Thanks to Cathy for this month’s theme: what are you most proud of?
Most people probably won’t know that I’m actually Dr Kate. My proudest achievement is that I carried out five years of research during my 20s and early 30s and was awarded a PhD in Landscape Ecology in 2002.
One of my (many) reasons for doing the PhD was to prove to myself (and others) that fat women aren’t stupid and lazy, a message that I had received all of my life. I knew I wasn’t stupid and lazy, but I wanted to demonstrate to the world that I was more than how I looked and that judging people by appearance is generally a ridiculous thing to do.
I always loved studying geography. It was my favourite subject at school and I went off to university in 1990 and did a physical geography degree. I loved my time at university, but I was having too much fun to really put the time in to studying, and I scraped by with a 2:1. I wanted to go on and do more, but it wasn’t to be; so between 1994 and 1996 I worked and spent some time volunteering for a conservation charity to enhance my skills.
In August 1996 I was offered a funded PhD jointly between Liverpool University and Chester College (now Chester University). The funding was provided to study in the semi-desert Almeria Province in southern Spain looking at the landscapes of badlands and their vegetation. I was to be provided with remotely sensed data of the area by the Natural Environment Research Council who had undertaken flights over the site in early 1996.
Within a week of moving to Chester, I found myself in a small field study centre called Urra in the middle of nowhere in the wilds of southern Spain at a conference! It was all very, very intimidating, all these academics, mostly middle aged white men and there I was a small, chubby 24 year old daring to think I could join their ranks.
I spent five field seasons out at Urra where I “ground truthed” the remotely sensed data that had not yet turned up. This meant that I went out to the sites I was studying and recorded plant and soil data in 5m square quadrats. What I was aiming to do with this information was to use it to help train the software I was using to recognise different plant communities by analysing the data.
I spent a lot of time standing in terraced fields counting plants! I didn’t mind though as the scenery was absolutely mind-blowingly incredible. The rock and soil of the area is so easily washed away by torrential rain that that huge gulleys form in the sides of the hills, and sometimes enormous pipes form under the soil where material has been washed away under the surface. It was an utterly fascinating landscape to study in.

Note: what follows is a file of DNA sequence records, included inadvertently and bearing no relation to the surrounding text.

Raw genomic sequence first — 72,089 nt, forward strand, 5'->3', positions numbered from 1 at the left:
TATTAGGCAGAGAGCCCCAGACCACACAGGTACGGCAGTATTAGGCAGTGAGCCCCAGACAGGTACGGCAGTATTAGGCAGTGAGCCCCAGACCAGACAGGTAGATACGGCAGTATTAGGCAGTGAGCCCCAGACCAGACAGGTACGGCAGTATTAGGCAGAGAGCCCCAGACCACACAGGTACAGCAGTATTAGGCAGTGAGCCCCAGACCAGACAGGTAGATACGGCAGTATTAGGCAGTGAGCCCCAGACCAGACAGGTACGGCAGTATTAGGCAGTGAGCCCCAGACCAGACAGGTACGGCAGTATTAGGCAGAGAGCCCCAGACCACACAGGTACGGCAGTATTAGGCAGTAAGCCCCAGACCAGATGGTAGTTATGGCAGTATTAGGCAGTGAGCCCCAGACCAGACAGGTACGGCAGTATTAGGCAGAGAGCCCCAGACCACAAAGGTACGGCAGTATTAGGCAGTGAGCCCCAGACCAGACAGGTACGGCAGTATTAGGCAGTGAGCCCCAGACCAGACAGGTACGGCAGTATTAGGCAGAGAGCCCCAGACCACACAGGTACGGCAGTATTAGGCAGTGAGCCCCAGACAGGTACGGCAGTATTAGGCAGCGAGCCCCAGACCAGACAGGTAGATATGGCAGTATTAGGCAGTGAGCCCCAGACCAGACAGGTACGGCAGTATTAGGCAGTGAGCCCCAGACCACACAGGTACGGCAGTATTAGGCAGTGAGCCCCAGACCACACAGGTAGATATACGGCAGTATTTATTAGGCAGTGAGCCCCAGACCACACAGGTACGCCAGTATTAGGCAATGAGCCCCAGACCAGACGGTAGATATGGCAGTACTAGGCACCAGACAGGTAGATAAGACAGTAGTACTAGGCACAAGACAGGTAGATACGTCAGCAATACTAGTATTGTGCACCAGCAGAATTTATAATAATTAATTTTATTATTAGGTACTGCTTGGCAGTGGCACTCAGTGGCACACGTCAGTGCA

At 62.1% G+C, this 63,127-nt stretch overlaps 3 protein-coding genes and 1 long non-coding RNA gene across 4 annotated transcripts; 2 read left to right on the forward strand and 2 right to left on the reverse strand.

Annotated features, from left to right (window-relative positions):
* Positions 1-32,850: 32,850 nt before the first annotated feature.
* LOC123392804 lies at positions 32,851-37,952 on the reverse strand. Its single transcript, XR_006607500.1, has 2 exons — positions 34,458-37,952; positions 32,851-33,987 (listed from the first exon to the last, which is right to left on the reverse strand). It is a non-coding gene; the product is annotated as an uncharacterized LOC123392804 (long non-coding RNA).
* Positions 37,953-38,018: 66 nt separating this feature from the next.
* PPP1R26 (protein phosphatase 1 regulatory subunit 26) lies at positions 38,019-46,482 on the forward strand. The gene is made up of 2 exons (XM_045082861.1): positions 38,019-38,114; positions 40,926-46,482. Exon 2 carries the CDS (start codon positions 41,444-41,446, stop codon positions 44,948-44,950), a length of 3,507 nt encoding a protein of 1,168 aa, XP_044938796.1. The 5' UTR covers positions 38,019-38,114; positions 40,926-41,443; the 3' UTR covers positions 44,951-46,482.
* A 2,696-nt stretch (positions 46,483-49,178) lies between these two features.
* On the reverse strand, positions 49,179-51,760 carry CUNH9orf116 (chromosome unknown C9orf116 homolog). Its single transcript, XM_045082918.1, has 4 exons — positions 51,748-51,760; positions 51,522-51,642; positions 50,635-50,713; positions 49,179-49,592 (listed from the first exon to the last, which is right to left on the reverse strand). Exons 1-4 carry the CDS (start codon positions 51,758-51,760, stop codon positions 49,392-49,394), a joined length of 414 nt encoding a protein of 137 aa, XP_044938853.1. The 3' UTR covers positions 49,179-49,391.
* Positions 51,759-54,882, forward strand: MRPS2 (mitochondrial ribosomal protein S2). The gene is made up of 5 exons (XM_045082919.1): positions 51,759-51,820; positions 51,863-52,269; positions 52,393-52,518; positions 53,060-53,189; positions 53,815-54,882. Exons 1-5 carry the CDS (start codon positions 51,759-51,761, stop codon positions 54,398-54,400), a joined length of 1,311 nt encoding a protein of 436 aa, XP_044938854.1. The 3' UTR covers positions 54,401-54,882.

The first year went well, I gathered my field data, I analysed soil in the lab and I learnt to use a Unix computer (scary). However, the promised data didn’t arrive. It also didn’t arrive in 1998 by which time I was running into my third year and my funding was about to end. I was seriously depressed by this and decided that as the promised data was now two and a half years late, I would never finish my PhD, so I decided to look for a job.
I applied for and got a job. Of course life being what it is, in-between being offered the job and starting it, the data arrived in Feb 1999. My PhD supervisor, a very kind and supportive man called Alex suggested that I at least write up what I had already done to get an MPhil degree so that I and the university got some benefit from the work carried out. I decided to take six months off the PhD to concentrate on my new job, and then go back to writing up. But meanwhile, I managed to get hold of the remote sensing software for my home computer and I started to analyse the data and tie it in with my fieldwork.
The results were so interesting that I really wanted to research it properly which is how I ended up both working full time and finishing off my research and writing up my PhD. I had so much support from Alex, I couldn’t have done it without him.
2000 – 2002 was possibly the most stressful period in my entire life as during the two years it took me to finish the work on my PhD and write it up we also bought a house, got married and I was severely bullied by my manager. So all in all I am most proud of having had the fortitude and resilience to work through this absolutely fraught period of time and come out of it with my sanity (mostly) intact.